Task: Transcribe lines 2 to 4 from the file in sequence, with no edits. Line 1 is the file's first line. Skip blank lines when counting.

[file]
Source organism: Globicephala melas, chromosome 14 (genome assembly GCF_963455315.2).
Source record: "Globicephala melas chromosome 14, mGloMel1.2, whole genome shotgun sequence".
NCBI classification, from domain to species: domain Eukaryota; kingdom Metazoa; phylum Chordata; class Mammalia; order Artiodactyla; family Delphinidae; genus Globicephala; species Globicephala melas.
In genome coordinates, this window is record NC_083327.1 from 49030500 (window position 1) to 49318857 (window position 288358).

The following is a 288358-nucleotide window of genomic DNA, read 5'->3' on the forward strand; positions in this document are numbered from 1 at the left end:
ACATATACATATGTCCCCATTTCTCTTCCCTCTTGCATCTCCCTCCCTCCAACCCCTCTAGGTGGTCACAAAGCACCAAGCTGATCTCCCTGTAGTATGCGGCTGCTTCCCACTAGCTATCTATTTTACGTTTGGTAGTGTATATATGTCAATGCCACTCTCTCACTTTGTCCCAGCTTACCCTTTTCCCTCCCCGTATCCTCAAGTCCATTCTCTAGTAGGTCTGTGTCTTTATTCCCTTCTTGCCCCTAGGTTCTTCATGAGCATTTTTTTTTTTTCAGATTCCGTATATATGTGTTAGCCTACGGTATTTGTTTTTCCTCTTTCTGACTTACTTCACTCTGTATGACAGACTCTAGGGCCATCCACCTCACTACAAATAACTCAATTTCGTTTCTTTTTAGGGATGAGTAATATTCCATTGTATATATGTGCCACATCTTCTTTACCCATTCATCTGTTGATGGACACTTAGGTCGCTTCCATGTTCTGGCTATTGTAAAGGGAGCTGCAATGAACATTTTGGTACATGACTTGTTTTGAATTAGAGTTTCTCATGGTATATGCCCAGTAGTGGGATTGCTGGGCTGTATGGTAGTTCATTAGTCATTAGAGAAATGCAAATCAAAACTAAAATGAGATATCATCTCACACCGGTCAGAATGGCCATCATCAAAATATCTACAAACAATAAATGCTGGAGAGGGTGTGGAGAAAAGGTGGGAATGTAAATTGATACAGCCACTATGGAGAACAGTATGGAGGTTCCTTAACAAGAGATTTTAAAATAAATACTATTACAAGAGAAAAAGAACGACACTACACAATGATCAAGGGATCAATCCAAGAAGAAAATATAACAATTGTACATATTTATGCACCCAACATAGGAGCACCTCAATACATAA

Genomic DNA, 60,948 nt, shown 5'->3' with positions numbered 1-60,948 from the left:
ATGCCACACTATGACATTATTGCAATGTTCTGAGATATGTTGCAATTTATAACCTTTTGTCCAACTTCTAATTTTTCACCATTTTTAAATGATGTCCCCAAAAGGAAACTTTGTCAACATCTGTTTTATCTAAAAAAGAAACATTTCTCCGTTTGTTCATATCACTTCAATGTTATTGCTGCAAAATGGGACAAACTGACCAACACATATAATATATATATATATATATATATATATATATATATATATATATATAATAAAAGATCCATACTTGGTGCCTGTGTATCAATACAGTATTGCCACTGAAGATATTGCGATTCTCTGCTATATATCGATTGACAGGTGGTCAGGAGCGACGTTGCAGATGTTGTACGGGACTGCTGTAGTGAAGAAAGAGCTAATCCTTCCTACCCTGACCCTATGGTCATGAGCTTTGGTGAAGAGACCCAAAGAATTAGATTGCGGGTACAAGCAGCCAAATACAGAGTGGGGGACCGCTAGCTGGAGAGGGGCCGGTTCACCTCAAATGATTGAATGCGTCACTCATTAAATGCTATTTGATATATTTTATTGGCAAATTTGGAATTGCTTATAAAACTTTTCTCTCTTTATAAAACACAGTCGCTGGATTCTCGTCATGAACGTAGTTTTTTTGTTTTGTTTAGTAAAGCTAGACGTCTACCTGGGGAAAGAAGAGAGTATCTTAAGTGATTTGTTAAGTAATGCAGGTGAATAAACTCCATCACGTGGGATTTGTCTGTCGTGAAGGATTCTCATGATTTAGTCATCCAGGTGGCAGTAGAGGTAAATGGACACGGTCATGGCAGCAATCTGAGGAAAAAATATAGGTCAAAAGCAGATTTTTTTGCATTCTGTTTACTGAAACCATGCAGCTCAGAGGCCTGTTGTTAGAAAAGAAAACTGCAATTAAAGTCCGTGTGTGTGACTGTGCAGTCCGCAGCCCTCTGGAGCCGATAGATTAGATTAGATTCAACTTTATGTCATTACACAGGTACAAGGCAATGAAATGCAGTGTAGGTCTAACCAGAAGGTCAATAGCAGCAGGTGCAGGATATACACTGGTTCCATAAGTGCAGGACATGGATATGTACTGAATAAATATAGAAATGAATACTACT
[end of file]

Source record: "Globicephala melas chromosome 14, mGloMel1.2, whole genome shotgun sequence".
NCBI classification, from domain to species: domain Eukaryota; kingdom Metazoa; phylum Chordata; class Mammalia; order Artiodactyla; family Delphinidae; genus Globicephala; species Globicephala melas.
In genome coordinates, this window is record NC_083327.1 from 49030500 (window position 1) to 49318857 (window position 288358).